My job is maintaining the weekly household budget & taking care of details. It’s basically one category of our whole family budget. I do all of the family shopping, keep up with reciepts, what was spent where, ect. Then my husband takes those on a weekly basis & keeps it all organized in the big family budget. I usually collect our mail so I stay on top of things by reading statements as they come in. Occasionally I go over spending costs with him since I do all of the shopping & he has no idea what things actually cost.
Then we have other, even more secure joint accounts for long term goals: another car, house renovations, vacations, retirement, ect. These are rarely touched except to be added to.
This system has worked so well for us. We’ve met so many big financial goals this way that we don’t have any desire to make any changes with it. We have been talking more though, about trying to at least learn & understand what the other does in maintaining things. As we age & near retirement, we want both of us to be able to deal with things should something happen to one of us. It’s hard to make ourselves do this. We’re both very comfortable with things as they are but in helping our parents we’ve seen that this is really an important part of financial freedom as we age & protecting ourselves & each other too.
Bargain Babe says
@Jen Y What a great system you and your husband have. I love that both of you play a crucial role in maintaining the household budget. Yes, learning how to do each other’s part is important. Perhaps you could put it into writing, so that years down the line, if you have to take over his job or vice versa, you have something written to refer to. I would never remember little details years later! Writing it down will also make you realize how many steps they are!
Megan @ Fiterature says
@Jen, it’s like you are running a small country over up in there! I LOVE how systematic you guys are – makes total sense! Thanks for sharing!
We have been married a long time and while all accounts are joint, one is my checking account, he has one and the same with savings accounts. I do shopping, gifts, cleaning service, gardener, child costs and usually eating out or movies. He handles the rest as well as retirement– he also happens to be at a professional level with investing so this makes sense for us. When we tried one account, I would be planning on spending a set amount a week later and then would see that he had purchased something with that money so this way makes sense for us. All money is joint. We are suppose to discuss it if there is a purchase more than usual– iPad, phone, computer, furniture, car. With all the hacking going on, I have been using cash more for purchases which cuts down on expenses!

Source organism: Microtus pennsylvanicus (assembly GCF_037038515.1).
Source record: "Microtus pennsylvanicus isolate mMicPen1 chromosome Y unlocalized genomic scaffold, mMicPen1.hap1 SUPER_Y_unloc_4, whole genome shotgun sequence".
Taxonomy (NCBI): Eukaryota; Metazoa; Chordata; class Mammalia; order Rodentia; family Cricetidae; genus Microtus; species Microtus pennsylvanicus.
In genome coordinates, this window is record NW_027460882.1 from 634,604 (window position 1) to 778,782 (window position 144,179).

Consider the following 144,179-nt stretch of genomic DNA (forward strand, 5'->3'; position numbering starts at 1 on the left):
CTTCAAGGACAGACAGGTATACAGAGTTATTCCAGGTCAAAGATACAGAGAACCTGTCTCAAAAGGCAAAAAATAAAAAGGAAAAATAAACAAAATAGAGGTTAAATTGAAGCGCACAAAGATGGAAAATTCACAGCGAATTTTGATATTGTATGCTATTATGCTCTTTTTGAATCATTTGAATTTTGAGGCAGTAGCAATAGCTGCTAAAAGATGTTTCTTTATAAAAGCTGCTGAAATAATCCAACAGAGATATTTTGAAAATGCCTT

Bargain Babe says
@Jan Great system! My husband and I have a similar set up. We kept the bank and savings and retirement accounts we each had coming into the relationship, but we have access to the other’s accounts. His checking pays most of our bills, while mine is for my business expenses and acts as a back up savings account. I’ll write him a check when our household checking account is low (like after Christmas). My account also funds the girls’ 529 accounts and big one-time purchases, like a car downpayment. It works for us!
Your comment about separate accounts being an advantage in the case of a breakup is probably not true in community property states like California. It will still be deemed to be owned half and half, so if one spouse saves more than the other the one with more money in the bank will likely have to give some of it to their spouse.
Since the beginning of the Bargain Babe blog, this topic has come up a few times, the last of which was in April of 2012. So I will again post what I wrote on April 23:
I know I commented in this regard long ago. What works for us stems from years ago when my husband had child support for his then-young sons. We had an “our” account, a “his” account, and a “my” account. We each individually fund our specific accounts. Each month, we both contribute from those accounts a set amount into the joint (“our”) account, which is used for all common purchases, e.g., household. The pronoun designations aptly describe how the accounts were–and are–used. We are joint tenants on each. His account is at a different bank than the rest. I regularly reconcile–to the penny!–the “our” and “my” accounts. It has worked for us without a problem for over 30 years. Oh–he is in charge of our investments.
We have a shared bank account for shared savings and bills and shared expenses.
Then we have our separate accounts for our personal expenses!
Best of both worlds it seems
Both. We have two shared accounts and each a personal account. Shared account one is for fixed loan expenses (mortgage, auto loans, student loans). Shared account two is for variable budget items (utilities, groceries, etc.). Personal accounts are for whatever the heck we each want. If I want to spend my personal funds on bubblegum and unicorns I’m free to do so, because I know all of the household bills are coming from those other shared accounts. It was very easy to have my direct deposit split into three accounts like this.